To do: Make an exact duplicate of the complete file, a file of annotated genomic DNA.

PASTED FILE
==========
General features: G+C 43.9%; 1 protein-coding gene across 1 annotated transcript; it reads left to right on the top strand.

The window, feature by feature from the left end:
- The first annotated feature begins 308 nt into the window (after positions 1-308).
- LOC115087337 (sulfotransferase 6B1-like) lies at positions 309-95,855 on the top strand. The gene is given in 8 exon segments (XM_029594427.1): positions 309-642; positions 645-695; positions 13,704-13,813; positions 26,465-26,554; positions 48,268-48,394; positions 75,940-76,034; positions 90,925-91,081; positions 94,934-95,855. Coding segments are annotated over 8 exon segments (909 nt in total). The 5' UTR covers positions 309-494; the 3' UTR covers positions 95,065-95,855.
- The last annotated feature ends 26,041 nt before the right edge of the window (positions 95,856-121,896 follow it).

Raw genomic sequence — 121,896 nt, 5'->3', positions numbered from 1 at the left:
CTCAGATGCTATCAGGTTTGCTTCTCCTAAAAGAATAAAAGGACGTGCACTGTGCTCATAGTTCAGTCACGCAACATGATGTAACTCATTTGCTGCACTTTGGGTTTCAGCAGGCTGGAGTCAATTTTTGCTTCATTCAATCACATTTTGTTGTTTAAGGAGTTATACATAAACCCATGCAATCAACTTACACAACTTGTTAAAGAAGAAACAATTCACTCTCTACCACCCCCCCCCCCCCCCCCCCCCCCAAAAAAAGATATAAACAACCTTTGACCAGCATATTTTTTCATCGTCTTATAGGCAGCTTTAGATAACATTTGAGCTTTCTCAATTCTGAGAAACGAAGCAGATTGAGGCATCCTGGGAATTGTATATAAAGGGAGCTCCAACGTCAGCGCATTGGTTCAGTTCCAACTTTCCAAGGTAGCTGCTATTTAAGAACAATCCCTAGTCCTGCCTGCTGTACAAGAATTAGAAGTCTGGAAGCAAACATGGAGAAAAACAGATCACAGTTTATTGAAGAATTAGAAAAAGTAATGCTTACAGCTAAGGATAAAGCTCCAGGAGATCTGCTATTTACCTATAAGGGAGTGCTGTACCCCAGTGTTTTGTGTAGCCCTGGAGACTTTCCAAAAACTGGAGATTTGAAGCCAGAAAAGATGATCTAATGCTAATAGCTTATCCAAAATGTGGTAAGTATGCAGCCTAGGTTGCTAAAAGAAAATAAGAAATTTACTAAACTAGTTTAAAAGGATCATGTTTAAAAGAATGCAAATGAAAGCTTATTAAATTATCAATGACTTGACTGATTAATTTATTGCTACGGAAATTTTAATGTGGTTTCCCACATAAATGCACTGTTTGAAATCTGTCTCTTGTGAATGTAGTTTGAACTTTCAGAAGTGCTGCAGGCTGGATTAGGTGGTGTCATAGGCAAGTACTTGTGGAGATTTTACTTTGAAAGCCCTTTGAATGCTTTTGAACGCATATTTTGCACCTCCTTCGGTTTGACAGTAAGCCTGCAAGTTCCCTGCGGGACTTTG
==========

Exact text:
General features: G+C 43.9%; 1 protein-coding gene across 1 annotated transcript; it reads left to right on the top strand.

The window, feature by feature from the left end:
- The first annotated feature begins 308 nt into the window (after positions 1-308).
- LOC115087337 (sulfotransferase 6B1-like) lies at positions 309-95,855 on the top strand. The gene is given in 8 exon segments (XM_029594427.1): positions 309-642; positions 645-695; positions 13,704-13,813; positions 26,465-26,554; positions 48,268-48,394; positions 75,940-76,034; positions 90,925-91,081; positions 94,934-95,855. Coding segments are annotated over 8 exon segments (909 nt in total). The 5' UTR covers positions 309-494; the 3' UTR covers positions 95,065-95,855.
- The last annotated feature ends 26,041 nt before the right edge of the window (positions 95,856-121,896 follow it).

Raw genomic sequence — 121,896 nt, 5'->3', positions numbered from 1 at the left:
CTCAGATGCTATCAGGTTTGCTTCTCCTAAAAGAATAAAAGGACGTGCACTGTGCTCATAGTTCAGTCACGCAACATGATGTAACTCATTTGCTGCACTTTGGGTTTCAGCAGGCTGGAGTCAATTTTTGCTTCATTCAATCACATTTTGTTGTTTAAGGAGTTATACATAAACCCATGCAATCAACTTACACAACTTGTTAAAGAAGAAACAATTCACTCTCTACCACCCCCCCCCCCCCCCCCCCCCCCAAAAAAAGATATAAACAACCTTTGACCAGCATATTTTTTCATCGTCTTATAGGCAGCTTTAGATAACATTTGAGCTTTCTCAATTCTGAGAAACGAAGCAGATTGAGGCATCCTGGGAATTGTATATAAAGGGAGCTCCAACGTCAGCGCATTGGTTCAGTTCCAACTTTCCAAGGTAGCTGCTATTTAAGAACAATCCCTAGTCCTGCCTGCTGTACAAGAATTAGAAGTCTGGAAGCAAACATGGAGAAAAACAGATCACAGTTTATTGAAGAATTAGAAAAAGTAATGCTTACAGCTAAGGATAAAGCTCCAGGAGATCTGCTATTTACCTATAAGGGAGTGCTGTACCCCAGTGTTTTGTGTAGCCCTGGAGACTTTCCAAAAACTGGAGATTTGAAGCCAGAAAAGATGATCTAATGCTAATAGCTTATCCAAAATGTGGTAAGTATGCAGCCTAGGTTGCTAAAAGAAAATAAGAAATTTACTAAACTAGTTTAAAAGGATCATGTTTAAAAGAATGCAAATGAAAGCTTATTAAATTATCAATGACTTGACTGATTAATTTATTGCTACGGAAATTTTAATGTGGTTTCCCACATAAATGCACTGTTTGAAATCTGTCTCTTGTGAATGTAGTTTGAACTTTCAGAAGTGCTGCAGGCTGGATTAGGTGGTGTCATAGGCAAGTACTTGTGGAGATTTTACTTTGAAAGCCCTTTGAATGCTTTTGAACGCATATTTTGCACCTCCTTCGGTTTGACAGTAAGCCTGCAAGTTCCCTGCGGGACTTTG